A few months later, the IDC is fully operational and totally out of control. And it just gets worse. How do you manage 400 customers who simply rent space and consume power? It's next to impossible, especially when power distribution may include hundreds of surge strips. The host cannot manage the load unless the host can measure the load. That requires power monitoring with complex capabilities. Power monitors miss nothing. They collect everything, alarm when conditions pass a threshold, and archive into an ever-growing database.

You must analyze and interpret that information, and look for trends that can help you predict failures. Top-level power monitors have enormous capabilities, but no matter how sophisticated the device is, it still takes the expert to make the daily and strategic decisions on how to react to what the monitor says.

Who needs to know? Traditionally, the person who responds to the power monitor's information is responsible for the control of the data center and its environment. While this has not changed, there are many others who need to know the quality and quantity of power available to them.

In a typical IDC, there may be hundreds of clients responsible for their individual power. Maintenance alarms and other predictive information are available to these people, but they often don't know what to do with it. To compound the problem, many individuals responsible for their cage in the IDC don't care about their neighbors, some of whom may be competitors!

Do these people need trends and reports, or just alarms? First, any data center's facilities group needs to know all of the things regarding power quality, infrastructure items, events, and consumption information. This allows for proper planning to handle growth of the client operations. It also allows them to predict when they need to add new capacity or correct problems using trended data. Most of these activities require expert analysis best left to outsourced experts who know how to interpret monitored data and trends.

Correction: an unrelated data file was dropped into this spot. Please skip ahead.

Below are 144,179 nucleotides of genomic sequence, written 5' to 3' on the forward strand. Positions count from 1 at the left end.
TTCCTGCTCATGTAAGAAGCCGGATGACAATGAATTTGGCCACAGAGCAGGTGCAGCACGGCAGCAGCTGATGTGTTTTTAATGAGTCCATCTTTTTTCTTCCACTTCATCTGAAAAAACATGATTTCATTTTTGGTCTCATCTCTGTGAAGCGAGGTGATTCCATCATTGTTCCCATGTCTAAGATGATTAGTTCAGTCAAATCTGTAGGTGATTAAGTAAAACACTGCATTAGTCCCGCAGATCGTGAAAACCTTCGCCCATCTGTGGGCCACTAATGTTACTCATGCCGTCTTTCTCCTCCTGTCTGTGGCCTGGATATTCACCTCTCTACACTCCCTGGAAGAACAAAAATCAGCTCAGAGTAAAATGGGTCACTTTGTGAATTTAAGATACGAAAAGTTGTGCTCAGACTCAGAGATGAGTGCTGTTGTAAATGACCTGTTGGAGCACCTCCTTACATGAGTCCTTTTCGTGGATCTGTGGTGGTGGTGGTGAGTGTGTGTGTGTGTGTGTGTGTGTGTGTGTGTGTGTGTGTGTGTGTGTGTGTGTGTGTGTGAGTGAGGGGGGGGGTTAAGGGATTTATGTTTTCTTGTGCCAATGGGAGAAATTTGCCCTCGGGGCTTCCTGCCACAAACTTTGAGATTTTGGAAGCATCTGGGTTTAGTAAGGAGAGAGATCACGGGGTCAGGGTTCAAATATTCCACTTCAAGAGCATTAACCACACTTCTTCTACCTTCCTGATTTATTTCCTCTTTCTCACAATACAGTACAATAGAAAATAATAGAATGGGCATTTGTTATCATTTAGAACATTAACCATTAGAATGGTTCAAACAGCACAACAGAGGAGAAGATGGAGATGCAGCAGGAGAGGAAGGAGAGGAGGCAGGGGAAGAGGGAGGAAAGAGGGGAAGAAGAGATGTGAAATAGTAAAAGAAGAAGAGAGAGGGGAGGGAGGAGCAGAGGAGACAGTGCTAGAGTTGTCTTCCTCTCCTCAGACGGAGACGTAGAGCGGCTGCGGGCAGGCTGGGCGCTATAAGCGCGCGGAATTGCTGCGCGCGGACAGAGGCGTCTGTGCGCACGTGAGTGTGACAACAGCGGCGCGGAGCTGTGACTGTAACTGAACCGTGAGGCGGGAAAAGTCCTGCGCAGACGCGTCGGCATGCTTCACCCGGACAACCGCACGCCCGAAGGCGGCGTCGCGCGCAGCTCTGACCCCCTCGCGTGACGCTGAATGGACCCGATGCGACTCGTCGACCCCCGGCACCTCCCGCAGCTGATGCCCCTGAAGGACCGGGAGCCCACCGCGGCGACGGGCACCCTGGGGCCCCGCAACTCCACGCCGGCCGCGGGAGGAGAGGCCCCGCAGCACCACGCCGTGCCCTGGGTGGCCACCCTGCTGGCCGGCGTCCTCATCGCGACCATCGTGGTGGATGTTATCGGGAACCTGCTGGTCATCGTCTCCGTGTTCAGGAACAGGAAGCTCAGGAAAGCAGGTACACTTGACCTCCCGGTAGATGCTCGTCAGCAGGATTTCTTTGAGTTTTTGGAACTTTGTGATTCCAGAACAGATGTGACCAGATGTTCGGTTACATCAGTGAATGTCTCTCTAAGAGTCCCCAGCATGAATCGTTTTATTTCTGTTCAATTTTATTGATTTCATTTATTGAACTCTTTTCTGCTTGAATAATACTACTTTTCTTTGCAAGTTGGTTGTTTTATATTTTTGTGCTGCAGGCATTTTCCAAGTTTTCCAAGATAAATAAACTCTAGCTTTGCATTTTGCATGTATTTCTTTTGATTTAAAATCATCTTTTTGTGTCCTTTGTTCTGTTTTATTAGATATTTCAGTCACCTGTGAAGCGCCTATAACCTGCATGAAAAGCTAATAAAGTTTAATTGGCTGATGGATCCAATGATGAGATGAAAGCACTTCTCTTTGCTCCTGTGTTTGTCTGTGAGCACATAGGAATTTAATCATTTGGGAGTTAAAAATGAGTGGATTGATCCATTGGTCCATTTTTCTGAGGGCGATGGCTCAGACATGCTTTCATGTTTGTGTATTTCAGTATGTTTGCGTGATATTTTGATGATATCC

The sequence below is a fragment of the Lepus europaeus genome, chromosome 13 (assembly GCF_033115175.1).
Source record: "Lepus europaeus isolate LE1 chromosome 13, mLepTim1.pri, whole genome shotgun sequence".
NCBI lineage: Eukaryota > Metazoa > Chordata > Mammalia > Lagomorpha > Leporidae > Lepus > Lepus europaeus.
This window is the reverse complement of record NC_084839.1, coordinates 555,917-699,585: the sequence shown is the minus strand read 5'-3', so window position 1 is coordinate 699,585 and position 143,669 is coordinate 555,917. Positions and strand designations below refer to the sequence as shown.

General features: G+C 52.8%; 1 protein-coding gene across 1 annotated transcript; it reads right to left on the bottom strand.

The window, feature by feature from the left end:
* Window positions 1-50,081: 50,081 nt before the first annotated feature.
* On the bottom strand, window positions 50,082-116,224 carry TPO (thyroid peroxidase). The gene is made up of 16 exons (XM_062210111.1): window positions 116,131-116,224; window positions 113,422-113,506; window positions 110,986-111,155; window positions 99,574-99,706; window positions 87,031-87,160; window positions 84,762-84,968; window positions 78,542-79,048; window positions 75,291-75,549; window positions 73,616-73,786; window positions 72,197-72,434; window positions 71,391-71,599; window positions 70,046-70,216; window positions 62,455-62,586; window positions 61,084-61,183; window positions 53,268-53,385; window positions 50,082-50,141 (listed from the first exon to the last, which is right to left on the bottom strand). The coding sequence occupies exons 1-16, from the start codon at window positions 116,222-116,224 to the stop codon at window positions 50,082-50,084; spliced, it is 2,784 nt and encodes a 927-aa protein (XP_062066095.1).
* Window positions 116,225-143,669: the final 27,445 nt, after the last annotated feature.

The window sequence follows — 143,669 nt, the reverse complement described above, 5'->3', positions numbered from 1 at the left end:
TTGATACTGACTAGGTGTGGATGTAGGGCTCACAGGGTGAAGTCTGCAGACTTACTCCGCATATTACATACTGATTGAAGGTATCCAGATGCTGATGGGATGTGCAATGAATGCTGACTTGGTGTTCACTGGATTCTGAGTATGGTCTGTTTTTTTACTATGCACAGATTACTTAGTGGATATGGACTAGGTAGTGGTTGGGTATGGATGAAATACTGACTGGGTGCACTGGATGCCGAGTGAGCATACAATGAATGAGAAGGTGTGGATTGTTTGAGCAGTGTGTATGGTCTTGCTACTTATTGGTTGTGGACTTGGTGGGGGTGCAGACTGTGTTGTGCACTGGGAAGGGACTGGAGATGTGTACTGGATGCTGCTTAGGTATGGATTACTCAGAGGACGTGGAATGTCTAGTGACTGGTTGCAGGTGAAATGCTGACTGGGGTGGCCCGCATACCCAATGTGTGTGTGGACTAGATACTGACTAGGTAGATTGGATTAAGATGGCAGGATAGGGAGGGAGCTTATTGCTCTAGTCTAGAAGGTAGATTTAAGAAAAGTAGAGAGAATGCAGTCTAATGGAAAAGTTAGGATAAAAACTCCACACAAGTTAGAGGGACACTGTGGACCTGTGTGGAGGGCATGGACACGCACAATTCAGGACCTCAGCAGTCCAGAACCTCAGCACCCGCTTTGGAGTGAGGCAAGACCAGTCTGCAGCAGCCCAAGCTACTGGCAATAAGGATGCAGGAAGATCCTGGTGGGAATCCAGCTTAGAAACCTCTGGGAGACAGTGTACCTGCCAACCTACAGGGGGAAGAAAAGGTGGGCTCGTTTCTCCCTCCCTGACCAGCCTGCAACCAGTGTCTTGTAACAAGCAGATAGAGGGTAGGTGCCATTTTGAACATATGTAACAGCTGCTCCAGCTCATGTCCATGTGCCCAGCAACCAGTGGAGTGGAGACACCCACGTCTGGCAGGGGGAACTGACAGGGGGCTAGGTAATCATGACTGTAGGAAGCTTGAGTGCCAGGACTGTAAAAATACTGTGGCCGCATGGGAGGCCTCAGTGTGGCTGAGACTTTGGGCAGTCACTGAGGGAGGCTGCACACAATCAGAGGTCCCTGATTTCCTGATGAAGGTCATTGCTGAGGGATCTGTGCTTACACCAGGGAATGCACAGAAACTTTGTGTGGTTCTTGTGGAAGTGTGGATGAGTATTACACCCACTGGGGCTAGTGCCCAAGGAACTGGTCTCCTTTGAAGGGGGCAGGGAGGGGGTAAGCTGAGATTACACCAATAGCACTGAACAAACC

Second, but perhaps more importantly, the clients need to know what their capacity is, where it's going, and when it's time to expand their requirements from the host. For example, if a hosted client is starting to overload a circuit or the trend is developing, they need a recommendation for correction. If you install or upgrade power monitoring in one of these facilities, find a power monitoring expert to help you, by referral or collaboration.

No matter what kind of facility you work with, many of these concepts apply. But as you do electrical work in data centers, make sure you keep this new breed (and its particular problems) in mind.

Cotton is President of Data Power Monitoring Corp., Rocklin, Calif.

Sidebar: Enlisting An Expert

Think of your power monitoring expert as your electrical accountant. You need this person to audit your procedures, review your "books," and generally make sure you are on the right track. You basically have two ways to find such a person, at least for now. You can contact the power monitor manufacturer for a list of people who have been through their training, or you can ask around for personal recommendations. The best places to ask are conferences and seminars whose audience includes the data center crowd.

Specifically, a power-monitoring expert will look for:

• Gross problems (which you should be able to spot on your own)

• Trends or patterns that disagree with those at similar facilities (for example, a small but routine voltage dip at 9:00 each day)

• Excessive numbers of "pre-alarm" or "near threshold" conditions

• Improper thresholds

• How power variations relate to specific operations in the facility

• Inadequate response procedures

• Efficacy of alarm annunciators, paging devices, and remote controls

• Problems in the communication network

• The need for extra capacity, harmonics correction, power factor correction, or improvements in load management.

• System changes that require reconfiguration of the monitor, reassignment of monitoring points, or changes in response procedure.

TAGS: Design